I have a multi-region Sitecore deployment with CDs in the US and the UK using Sitecore 8.2 with MongoDb as the xDb, like this:

UK                                US

CD1                               CD2
Mongo primary + arbiter  <----->  Mongo secondary

Mongo is geo-distributed with a connection string on each CD that prefers reads from the nearest replica but will always write to the primary replica. This ensures any kind of read of xDB contact information on page-load is as fast as possible for each region.

I want to upgrade to Sitecore 10.1. MongoDB has been discontinued for xDB (now xConnect) in 10.1 and I must use SQL server.

I have read up on read scale-out (https://doc.sitecore.com/developers/101/platform-administration-and-architecture/en/xconnect-scalable-reads.html) but this does not appear to be relevant to my use case - it's for same-region scale-out, not for geo-replication.

The official docs (https://doc.sitecore.com/developers/101/platform-administration-and-architecture/en/scaling-and-configuring-the-xconnect-collection-service-role.html) state that:

Deploy the xConnect Collection service as close as possible to the xDB Collection database. It is more important to reduce latency between the service and the database than between the service and clients such as Content Delivery.

They also state:

All instances must read from a single centrally located xDB Collection database (database sharding by geography is not supported).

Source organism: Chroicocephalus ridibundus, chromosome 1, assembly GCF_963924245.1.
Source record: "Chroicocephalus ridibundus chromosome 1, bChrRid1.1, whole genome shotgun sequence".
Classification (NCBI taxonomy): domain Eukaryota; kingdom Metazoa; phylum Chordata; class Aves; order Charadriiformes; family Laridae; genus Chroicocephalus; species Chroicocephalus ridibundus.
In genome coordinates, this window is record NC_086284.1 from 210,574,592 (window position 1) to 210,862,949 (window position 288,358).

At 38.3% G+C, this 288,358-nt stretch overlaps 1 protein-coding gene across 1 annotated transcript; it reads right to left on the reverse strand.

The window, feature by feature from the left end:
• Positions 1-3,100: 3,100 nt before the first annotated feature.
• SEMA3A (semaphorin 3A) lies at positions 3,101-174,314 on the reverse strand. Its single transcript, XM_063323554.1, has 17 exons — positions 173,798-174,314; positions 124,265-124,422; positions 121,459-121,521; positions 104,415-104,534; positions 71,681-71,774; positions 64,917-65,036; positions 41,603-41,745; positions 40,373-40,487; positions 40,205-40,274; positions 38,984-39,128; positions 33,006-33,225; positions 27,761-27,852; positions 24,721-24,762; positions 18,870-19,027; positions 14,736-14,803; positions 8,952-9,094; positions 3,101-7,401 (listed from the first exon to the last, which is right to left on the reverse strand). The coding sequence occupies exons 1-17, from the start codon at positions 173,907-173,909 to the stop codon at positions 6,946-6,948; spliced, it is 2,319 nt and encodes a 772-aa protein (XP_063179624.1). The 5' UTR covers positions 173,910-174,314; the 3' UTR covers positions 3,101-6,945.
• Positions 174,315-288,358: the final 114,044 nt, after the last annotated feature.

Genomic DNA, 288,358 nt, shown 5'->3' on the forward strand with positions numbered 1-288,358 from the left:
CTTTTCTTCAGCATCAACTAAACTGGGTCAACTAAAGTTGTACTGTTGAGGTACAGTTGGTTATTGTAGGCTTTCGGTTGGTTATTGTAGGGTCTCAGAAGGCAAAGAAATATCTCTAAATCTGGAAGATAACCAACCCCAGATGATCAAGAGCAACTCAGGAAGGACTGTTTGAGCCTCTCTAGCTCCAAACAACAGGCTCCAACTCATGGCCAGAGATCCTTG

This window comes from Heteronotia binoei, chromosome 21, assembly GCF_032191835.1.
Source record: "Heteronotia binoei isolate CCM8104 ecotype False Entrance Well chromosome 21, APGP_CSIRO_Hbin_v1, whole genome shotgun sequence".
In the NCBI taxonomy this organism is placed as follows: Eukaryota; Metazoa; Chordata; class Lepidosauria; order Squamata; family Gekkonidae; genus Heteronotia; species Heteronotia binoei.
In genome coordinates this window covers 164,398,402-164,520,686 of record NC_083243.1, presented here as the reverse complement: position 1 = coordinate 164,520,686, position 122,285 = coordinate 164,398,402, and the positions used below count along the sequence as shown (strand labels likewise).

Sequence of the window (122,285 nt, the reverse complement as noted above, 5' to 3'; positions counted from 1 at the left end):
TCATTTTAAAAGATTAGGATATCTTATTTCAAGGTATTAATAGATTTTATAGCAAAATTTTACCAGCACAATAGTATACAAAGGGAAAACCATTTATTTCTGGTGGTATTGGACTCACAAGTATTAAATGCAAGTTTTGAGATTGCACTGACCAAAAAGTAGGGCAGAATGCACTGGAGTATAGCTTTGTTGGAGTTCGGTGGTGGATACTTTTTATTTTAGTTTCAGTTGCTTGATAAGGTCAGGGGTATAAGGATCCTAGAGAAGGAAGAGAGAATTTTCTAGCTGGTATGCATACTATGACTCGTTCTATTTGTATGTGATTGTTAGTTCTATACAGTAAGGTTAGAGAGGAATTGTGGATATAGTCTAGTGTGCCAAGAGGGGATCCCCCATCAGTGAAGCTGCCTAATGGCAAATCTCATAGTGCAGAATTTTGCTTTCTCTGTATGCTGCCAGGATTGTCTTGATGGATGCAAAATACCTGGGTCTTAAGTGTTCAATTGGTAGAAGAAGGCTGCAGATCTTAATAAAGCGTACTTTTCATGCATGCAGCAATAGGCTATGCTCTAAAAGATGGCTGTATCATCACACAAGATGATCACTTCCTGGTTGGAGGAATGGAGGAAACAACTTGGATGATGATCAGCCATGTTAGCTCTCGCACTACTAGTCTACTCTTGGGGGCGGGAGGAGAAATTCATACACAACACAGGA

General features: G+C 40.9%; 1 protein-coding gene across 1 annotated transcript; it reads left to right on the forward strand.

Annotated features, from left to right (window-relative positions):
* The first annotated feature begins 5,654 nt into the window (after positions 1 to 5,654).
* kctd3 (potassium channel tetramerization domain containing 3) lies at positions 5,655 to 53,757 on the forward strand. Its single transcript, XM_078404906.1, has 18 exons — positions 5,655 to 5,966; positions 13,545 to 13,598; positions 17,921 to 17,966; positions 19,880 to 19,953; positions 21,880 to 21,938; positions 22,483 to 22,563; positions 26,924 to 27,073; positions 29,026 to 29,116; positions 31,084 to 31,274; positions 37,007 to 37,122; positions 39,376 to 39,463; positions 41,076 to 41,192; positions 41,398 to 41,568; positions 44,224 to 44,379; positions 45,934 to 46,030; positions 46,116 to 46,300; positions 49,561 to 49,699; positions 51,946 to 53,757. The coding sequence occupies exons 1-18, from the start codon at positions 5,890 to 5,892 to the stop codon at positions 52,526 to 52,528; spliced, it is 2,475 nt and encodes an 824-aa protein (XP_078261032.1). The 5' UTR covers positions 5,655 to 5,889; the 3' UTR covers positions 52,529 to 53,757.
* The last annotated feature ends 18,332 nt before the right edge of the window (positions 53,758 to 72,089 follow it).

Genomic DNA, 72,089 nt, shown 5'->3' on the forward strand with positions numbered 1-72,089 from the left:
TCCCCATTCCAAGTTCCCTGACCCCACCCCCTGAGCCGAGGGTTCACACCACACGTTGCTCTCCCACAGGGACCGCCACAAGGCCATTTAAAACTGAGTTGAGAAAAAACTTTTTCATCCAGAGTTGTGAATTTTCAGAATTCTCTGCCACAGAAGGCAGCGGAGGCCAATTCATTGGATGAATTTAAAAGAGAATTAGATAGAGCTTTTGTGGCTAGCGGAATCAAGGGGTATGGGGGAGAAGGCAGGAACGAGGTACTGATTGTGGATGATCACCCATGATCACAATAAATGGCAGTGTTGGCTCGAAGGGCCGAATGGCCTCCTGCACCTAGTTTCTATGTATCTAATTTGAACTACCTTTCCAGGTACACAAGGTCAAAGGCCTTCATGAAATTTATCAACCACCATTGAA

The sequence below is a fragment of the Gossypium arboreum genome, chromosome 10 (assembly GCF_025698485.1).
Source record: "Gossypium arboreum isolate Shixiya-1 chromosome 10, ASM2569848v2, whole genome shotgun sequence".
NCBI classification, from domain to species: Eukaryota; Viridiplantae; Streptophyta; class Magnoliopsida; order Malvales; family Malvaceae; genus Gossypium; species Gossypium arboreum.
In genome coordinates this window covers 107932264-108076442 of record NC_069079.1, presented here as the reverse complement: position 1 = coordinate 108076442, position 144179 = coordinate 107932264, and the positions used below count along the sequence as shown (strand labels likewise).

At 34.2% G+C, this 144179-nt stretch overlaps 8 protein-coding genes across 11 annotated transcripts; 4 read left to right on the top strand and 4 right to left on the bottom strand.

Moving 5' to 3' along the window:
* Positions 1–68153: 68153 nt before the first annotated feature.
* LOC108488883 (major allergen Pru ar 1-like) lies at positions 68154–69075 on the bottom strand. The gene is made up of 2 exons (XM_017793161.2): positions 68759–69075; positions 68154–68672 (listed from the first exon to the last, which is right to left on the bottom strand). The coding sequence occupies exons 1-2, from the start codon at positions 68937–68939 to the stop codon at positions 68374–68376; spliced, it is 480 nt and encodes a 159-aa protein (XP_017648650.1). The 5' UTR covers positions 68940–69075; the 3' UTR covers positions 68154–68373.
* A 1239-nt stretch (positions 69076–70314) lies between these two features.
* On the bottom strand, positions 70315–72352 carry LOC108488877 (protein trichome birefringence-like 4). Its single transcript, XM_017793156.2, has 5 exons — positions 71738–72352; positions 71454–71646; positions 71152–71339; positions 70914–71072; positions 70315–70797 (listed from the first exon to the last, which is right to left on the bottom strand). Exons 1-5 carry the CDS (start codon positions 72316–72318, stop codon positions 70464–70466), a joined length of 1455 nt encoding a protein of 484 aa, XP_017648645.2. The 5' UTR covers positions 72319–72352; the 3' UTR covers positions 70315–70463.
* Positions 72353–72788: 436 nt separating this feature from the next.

The docs don't state what kind of performance hit you're going to take by the CD communicating to the xConnect service sat in a separate region.

Am I right in thinking that there will be a performance hit due to the db not being geo-replicated? Or is there some other mechanism I'm missing that allows Sitecore to load a contact profile for personalization on page-load? If not, how can I geographically replicate the xConnect collection SQL database in order to minimize read latency on page load within each region?

EDIT I'm specifically talking about the following sequence of events (particularly points 2 and 4) as described in the docs here (https://doc.sitecore.com/developers/101/sitecore-experience-platform/en/tracking-contacts.html)

  1. Contact visits www.sitecore.net - they have the SC_ANALYTICS_GLOBAL_COOKIE set to 60573a38-6925-4d92-8bff-327e41650d8f

  2. Request is sent to xConnect for the device profile matching 60573a38-6925-4d92-8bff-327e41650d8f

  3. The LastKnownContactId of the device profile is used to retrieve a contact from xConnect by its tracker identifier

  4. If the contact exists, it is loaded into session - if not, a new GUID is generated (the new contact will be saved on session end)

  5. At the end of the session, a second interaction is saved against the contact

3 Answers 3


The performance hit isn't in the documentation because it depends on a myriad of factors. The key thing to understand here is latency. There are various ways of mitigating this latency however. You can have xConnect Collection role services in each region and use xConnect Scalable Reads combining them with Azure SQL Auto Failover Group capabilities.